Motivation Profile of Adolescent Boys and Girls: Gender Differences throughout Schooling.Report as inadecuate




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The possibility of gender-related differences in student motivation throughout their schooling was investigated in this study. Subjects were 538 elementary-school students, 1,519 high-school students, and 2,434 junior-college students from the Montreal (Quebec, Canada) area. The Adolescents Academic Motivation Scale was administered to assess students' motivational styles toward two main academic activities, "going to school" and "doing homework." Findings indicated that motivation does not occur under the same conditions for males and females. Results support the existence of gender-related differences across all levels of schooling. From grade 6 to junior college, girls are significantly more self-determined and less externally regulated and amotivated toward academic activities than boys who, in contrast, are significantly less self-determined. This gap in academic motivation is even more significant considering that more boys drop out of school than girls (in the Montreal areas, 42% compared to 28%, at the high school level). Because gender-related differences in motivational styles could have a great impact on teaching, learning and the evolution of our society, it seems imperative that future research focus on their antecedents. (Contains 32 references and 9 figures.) (TS)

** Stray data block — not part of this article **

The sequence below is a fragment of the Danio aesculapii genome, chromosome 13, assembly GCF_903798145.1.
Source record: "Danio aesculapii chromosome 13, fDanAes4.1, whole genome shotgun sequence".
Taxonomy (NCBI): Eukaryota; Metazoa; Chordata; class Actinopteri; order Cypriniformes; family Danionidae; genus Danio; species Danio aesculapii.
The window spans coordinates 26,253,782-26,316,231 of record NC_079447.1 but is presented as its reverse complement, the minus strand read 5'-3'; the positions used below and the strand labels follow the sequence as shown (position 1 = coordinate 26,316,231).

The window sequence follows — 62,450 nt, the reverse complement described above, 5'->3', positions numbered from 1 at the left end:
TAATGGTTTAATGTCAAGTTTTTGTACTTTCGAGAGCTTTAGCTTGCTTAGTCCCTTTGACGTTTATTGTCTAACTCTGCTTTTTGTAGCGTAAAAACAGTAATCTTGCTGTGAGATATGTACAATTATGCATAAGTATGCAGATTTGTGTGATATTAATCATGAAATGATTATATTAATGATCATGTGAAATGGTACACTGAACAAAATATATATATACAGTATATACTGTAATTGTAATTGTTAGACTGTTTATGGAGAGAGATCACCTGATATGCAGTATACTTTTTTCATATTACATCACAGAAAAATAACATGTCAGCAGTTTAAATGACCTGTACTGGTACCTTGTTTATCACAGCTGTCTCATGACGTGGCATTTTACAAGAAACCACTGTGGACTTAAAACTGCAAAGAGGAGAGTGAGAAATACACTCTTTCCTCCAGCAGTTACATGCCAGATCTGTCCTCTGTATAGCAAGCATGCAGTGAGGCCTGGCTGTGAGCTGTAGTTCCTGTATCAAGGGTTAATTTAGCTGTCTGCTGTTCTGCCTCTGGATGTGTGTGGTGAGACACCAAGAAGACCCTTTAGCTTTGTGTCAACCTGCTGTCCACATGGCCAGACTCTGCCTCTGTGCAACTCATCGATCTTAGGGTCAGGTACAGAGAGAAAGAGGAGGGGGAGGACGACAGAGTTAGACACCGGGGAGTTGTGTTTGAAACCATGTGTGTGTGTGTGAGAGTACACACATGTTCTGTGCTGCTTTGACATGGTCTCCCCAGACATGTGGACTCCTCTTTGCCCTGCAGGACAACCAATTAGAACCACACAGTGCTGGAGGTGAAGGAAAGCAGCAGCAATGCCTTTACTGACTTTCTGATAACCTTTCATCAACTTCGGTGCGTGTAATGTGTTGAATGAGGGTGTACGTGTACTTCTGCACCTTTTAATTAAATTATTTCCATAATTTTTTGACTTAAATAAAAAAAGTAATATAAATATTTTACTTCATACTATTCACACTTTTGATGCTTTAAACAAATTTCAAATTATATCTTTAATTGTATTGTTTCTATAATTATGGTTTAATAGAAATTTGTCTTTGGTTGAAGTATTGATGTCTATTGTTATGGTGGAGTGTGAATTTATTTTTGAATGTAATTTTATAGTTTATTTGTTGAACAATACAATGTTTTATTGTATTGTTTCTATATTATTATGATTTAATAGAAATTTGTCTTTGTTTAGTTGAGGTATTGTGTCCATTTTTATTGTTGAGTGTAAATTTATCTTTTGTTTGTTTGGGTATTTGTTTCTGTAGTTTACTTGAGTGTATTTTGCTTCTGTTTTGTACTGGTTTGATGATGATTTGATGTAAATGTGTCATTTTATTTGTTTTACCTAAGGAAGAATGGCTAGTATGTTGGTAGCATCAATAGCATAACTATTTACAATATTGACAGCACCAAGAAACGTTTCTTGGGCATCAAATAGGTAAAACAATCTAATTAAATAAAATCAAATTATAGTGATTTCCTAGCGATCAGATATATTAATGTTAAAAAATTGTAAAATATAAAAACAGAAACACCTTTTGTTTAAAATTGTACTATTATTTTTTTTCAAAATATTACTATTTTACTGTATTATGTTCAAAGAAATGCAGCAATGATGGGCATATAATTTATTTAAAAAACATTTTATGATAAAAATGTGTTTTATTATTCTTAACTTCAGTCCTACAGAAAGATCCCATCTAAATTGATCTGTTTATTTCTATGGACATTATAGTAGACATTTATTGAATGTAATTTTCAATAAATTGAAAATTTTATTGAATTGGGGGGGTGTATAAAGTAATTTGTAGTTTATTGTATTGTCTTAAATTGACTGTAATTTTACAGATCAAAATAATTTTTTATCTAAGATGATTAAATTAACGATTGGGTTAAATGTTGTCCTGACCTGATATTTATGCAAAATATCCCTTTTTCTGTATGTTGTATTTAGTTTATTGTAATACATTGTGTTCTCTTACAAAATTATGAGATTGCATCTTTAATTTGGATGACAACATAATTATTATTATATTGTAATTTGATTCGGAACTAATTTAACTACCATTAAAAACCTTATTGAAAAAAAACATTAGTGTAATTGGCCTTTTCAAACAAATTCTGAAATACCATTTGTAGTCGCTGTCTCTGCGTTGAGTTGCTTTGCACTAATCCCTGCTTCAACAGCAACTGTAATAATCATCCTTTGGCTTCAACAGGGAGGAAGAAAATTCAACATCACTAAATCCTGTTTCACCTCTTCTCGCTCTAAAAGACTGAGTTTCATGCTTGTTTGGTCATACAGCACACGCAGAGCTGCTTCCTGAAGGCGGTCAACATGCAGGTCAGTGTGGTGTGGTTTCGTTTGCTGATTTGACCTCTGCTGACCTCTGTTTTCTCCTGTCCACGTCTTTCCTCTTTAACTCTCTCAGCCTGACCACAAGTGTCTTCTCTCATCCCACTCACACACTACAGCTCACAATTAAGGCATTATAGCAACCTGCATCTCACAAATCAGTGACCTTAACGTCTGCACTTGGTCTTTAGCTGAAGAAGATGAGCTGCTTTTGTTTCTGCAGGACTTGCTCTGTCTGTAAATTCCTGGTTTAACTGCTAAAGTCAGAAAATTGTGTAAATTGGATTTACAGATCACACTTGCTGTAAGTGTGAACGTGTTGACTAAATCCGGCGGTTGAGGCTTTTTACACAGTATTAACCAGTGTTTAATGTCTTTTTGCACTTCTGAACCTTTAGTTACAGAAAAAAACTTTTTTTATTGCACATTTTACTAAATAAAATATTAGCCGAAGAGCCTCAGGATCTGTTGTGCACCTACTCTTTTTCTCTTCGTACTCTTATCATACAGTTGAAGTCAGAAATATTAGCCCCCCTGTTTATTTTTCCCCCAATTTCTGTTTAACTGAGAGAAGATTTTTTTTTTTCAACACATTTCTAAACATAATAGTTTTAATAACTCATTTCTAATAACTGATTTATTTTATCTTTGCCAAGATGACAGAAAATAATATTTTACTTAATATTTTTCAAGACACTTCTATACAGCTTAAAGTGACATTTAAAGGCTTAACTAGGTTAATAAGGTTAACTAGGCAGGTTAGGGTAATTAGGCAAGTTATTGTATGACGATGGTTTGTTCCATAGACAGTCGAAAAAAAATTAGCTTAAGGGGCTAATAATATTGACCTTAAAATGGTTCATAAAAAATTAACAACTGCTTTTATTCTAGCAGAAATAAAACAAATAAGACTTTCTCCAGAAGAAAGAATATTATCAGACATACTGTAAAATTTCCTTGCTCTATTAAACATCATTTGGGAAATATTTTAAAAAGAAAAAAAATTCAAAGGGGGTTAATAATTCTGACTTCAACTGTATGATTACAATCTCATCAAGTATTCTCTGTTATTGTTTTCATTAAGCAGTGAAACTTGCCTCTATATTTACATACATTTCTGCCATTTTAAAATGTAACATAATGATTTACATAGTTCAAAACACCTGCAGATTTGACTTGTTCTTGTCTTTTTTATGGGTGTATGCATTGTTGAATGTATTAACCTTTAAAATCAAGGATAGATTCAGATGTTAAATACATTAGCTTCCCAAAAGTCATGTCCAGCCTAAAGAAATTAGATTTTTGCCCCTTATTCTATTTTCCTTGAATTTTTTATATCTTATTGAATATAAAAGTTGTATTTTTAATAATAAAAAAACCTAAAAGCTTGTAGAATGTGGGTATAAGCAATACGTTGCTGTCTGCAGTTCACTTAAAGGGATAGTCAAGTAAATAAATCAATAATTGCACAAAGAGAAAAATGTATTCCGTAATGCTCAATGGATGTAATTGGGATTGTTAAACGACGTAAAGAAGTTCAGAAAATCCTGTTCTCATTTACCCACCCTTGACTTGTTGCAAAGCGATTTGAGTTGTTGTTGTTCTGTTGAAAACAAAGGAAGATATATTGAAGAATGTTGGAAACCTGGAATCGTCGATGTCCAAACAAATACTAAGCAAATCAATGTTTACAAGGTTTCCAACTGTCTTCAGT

Descriptors: Aspiration, Educational Discrimination, Elementary Secondary Education, Foreign Countries, Learning Motivation, Psychological Characteristics, Self Motivation, Sex Differences, Sex Role, Student Motivation, Two Year Colleges











Author: Thibert, Gilles; Karsenti, Thierry P.

Source: https://eric.ed.gov/?q=a&ft=on&ff1=dtySince_1992&pg=12538&id=ED395248







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